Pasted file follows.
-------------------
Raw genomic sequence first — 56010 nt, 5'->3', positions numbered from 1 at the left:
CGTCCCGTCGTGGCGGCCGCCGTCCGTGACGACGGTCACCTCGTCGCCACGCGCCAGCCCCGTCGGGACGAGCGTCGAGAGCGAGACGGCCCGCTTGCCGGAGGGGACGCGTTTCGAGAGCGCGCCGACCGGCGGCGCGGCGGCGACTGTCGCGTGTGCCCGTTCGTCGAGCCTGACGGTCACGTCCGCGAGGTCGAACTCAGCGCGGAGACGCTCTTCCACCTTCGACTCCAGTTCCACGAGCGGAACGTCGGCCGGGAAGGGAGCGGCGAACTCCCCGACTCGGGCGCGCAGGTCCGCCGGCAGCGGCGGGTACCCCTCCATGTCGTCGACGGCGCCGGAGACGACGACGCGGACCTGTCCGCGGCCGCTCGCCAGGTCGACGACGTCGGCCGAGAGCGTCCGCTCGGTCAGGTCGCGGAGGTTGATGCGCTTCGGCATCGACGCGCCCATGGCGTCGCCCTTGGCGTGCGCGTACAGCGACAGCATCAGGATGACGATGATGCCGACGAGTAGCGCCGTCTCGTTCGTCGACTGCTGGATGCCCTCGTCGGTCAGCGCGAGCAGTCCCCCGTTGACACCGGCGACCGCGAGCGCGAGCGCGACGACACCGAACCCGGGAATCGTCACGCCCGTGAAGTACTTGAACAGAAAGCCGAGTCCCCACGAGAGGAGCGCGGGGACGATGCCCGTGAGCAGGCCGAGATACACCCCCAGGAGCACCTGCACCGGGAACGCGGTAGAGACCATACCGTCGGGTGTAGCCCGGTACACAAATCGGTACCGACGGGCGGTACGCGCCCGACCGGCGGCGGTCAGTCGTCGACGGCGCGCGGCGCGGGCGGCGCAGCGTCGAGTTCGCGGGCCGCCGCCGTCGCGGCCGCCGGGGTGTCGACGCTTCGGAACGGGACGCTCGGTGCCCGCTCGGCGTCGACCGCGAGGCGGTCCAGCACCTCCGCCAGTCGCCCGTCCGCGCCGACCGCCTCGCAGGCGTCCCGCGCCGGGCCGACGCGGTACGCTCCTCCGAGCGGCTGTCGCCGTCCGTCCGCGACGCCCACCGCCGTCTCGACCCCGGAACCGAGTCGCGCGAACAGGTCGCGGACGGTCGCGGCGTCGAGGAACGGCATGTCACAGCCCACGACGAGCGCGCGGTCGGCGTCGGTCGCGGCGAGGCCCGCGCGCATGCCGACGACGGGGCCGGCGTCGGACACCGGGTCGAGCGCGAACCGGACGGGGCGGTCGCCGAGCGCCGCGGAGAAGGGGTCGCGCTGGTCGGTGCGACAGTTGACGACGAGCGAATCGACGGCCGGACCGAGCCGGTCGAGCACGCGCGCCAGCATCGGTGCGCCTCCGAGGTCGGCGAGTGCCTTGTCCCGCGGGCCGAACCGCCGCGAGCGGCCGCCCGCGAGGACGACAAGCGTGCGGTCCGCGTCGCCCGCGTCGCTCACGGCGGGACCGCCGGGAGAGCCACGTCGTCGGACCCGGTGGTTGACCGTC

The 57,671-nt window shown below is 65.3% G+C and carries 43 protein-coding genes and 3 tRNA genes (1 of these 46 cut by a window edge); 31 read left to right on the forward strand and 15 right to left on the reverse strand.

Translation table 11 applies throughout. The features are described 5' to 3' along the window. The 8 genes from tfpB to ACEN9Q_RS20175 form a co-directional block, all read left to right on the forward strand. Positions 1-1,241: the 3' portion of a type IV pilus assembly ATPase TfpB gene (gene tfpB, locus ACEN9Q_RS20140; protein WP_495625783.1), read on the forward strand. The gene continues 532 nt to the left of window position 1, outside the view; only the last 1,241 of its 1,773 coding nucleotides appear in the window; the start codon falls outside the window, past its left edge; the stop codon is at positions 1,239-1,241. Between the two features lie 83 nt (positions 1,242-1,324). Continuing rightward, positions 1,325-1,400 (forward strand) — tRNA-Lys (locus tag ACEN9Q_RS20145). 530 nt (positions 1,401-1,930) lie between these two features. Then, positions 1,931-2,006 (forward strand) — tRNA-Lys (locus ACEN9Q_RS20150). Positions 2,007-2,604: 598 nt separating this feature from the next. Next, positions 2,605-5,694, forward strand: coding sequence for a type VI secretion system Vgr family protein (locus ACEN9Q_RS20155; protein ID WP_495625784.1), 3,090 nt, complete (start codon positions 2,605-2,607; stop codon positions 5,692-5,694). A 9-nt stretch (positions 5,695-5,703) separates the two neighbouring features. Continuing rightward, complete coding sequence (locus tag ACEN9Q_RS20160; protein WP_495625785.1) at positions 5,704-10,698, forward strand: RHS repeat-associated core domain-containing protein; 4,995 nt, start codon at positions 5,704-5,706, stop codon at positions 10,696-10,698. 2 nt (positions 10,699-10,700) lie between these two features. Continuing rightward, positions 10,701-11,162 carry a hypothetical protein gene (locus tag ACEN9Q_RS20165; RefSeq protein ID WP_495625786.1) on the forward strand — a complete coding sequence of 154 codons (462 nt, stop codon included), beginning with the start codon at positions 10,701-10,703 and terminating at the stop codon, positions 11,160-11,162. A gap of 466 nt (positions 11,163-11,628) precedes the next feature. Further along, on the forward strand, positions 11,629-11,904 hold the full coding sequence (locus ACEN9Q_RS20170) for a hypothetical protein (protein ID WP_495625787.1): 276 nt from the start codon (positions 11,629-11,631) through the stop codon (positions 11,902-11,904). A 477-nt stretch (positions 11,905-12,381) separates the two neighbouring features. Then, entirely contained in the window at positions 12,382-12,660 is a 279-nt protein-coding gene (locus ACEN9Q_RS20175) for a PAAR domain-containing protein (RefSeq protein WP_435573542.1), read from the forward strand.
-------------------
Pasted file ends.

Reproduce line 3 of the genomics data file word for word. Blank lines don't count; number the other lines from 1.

The 57,671-nt window shown below is 65.3% G+C and carries 43 protein-coding genes and 3 tRNA genes (1 of these 46 cut by a window edge); 31 read left to right on the forward strand and 15 right to left on the reverse strand.